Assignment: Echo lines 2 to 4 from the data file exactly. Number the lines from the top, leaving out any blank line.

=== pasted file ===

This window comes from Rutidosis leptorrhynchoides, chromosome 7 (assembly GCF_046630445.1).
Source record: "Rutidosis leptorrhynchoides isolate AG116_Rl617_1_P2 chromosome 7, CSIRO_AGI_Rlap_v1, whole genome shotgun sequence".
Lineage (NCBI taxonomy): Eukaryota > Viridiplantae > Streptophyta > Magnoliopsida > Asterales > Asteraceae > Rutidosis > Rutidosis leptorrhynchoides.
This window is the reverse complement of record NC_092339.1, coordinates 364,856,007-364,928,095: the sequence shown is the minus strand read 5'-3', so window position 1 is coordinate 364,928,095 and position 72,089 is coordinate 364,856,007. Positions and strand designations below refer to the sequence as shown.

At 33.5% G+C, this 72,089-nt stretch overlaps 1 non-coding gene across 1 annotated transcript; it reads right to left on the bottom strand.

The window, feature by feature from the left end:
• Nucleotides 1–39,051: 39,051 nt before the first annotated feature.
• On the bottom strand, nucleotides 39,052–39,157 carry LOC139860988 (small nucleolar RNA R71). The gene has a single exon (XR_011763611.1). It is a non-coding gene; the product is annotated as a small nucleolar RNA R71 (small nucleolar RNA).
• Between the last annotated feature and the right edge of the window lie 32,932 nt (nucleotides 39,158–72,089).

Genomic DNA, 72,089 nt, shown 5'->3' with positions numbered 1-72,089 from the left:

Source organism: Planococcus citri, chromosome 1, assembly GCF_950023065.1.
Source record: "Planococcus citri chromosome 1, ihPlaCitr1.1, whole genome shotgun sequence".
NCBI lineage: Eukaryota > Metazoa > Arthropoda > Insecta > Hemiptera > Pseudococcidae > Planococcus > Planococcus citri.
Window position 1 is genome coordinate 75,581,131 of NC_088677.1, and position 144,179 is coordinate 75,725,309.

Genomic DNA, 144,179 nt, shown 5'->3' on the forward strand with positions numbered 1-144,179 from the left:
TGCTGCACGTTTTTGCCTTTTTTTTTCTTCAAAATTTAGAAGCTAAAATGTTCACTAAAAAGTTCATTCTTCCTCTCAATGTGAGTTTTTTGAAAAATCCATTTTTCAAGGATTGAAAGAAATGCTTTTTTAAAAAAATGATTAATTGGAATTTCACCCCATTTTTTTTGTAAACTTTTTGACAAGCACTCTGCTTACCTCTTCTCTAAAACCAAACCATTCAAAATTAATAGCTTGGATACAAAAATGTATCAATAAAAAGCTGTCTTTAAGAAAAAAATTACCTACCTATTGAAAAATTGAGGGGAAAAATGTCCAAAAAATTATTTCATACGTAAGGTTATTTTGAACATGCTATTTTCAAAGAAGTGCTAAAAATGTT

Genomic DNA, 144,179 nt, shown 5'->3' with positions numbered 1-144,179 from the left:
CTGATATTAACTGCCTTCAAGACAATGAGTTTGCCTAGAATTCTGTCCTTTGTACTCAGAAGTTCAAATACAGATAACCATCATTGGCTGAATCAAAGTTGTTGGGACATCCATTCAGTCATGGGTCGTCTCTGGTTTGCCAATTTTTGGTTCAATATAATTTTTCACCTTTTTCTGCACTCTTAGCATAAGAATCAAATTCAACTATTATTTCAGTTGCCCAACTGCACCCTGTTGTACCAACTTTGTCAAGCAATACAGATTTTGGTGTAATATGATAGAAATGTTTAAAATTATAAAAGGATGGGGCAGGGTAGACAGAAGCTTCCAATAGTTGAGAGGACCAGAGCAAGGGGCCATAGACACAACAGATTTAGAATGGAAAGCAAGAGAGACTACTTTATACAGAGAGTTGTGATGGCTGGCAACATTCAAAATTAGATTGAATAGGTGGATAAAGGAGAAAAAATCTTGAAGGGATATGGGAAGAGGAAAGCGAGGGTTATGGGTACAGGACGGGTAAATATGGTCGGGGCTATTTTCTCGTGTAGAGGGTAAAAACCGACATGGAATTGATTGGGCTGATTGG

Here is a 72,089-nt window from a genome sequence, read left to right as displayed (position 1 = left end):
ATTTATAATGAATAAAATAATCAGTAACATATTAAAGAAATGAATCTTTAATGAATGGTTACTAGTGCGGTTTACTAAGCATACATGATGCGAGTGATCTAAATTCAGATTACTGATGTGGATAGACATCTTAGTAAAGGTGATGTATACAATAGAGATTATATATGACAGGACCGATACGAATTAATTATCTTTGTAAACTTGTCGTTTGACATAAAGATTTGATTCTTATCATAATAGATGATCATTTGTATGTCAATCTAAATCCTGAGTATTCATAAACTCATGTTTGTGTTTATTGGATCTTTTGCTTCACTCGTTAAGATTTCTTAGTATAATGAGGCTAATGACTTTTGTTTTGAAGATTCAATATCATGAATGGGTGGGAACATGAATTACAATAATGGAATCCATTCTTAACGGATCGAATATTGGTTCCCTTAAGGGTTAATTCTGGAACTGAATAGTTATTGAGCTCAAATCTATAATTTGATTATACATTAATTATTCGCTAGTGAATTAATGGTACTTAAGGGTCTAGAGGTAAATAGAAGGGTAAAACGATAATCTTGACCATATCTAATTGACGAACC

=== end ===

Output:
Source record: "Rutidosis leptorrhynchoides isolate AG116_Rl617_1_P2 chromosome 7, CSIRO_AGI_Rlap_v1, whole genome shotgun sequence".
Lineage (NCBI taxonomy): Eukaryota > Viridiplantae > Streptophyta > Magnoliopsida > Asterales > Asteraceae > Rutidosis > Rutidosis leptorrhynchoides.
This window is the reverse complement of record NC_092339.1, coordinates 364,856,007-364,928,095: the sequence shown is the minus strand read 5'-3', so window position 1 is coordinate 364,928,095 and position 72,089 is coordinate 364,856,007. Positions and strand designations below refer to the sequence as shown.